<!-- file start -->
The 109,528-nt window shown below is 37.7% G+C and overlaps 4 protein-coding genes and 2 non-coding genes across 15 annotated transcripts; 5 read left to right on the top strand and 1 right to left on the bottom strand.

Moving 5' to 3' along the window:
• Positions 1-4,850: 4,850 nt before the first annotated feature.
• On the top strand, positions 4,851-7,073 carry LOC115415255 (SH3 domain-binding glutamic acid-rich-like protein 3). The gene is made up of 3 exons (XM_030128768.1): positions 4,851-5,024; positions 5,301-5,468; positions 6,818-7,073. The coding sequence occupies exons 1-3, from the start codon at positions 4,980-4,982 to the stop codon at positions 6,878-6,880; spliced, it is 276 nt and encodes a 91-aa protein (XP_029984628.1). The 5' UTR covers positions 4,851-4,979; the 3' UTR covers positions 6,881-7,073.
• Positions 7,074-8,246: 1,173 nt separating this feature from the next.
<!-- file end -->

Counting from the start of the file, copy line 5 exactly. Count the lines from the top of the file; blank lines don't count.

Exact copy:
• Positions 7,074-8,246: 1,173 nt separating this feature from the next.